'Everybody else looked away or looked at the floor,' Mrs Peck said. The nurse 'was just stood there, staring straight at me'.
Ms Allitt, 24, denies the murder of 15-month-old Claire Peck and three other patients at Grantham and Kesteven district hospital, and pleads not guilty to 11 charges of attempted murder. She was not in court to hear the prosecution case continue but remained in hospital following a deterioration in her anorexic disorder.
Mrs Peck yesterday told the jury that Claire was admitted to the hospital on 22 April 1991 during an asthma attack and was taken to ward four's treatment room. Ms Allitt was standing by the door. Nelson Porter, consultant paediatrician, connected Claire to an intravenous drip.
Mrs Peck waited for more than an hour to see Claire again. Then she realised for the first time that her daughter was dangerously ill.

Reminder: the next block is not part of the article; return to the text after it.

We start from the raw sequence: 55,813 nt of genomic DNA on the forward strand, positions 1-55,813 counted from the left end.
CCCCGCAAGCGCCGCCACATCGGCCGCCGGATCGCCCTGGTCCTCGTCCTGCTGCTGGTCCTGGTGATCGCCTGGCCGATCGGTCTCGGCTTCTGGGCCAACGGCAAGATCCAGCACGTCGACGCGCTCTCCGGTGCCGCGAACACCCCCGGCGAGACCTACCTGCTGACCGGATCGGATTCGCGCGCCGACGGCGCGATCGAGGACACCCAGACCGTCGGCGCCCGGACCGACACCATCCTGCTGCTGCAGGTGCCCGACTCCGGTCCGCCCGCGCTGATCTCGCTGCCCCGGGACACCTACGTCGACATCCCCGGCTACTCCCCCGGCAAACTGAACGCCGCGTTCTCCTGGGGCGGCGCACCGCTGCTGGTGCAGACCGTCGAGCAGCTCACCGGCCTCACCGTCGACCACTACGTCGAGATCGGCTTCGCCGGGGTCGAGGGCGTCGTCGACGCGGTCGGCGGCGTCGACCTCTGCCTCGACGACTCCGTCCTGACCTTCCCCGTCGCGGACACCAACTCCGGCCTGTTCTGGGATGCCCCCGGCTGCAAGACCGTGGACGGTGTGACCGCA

Later, Mrs Peck asked again to see Claire. 'I didn't get there,' she said.
Earlier in the trial, John Goldring QC, for the prosecution, told the jury that Ms Allitt was twice left alone with Claire. On both occasions, Claire subsequently suffered attacks, her body turning blue as she stopped breathing. More than twice the normal level of potassium, a medication readily available to the nurse, was found in Claire's blood.
Questioning Mr Porter for the defence, James Hunt QC, said a health authority report alleged in November 1991 that the hospital's special baby unit, run by the same doctors that worked on ward four, provided 'substandard care which is dangerous'. Mr Porter told the jury that he was 'upset' about the claims. It was untrue that he did not speak or communicate with Charith Nanayakkara, the other consultant paediatrician with whom he ran the unit and ward four.
Mr Hunt suggested preparation and administration of drugs by doctors had been criticised, and contemporaneous notes not kept on patients. Mr Porter said he was not aware of bad or unhygienic practice.
The trial continues today.Reuse content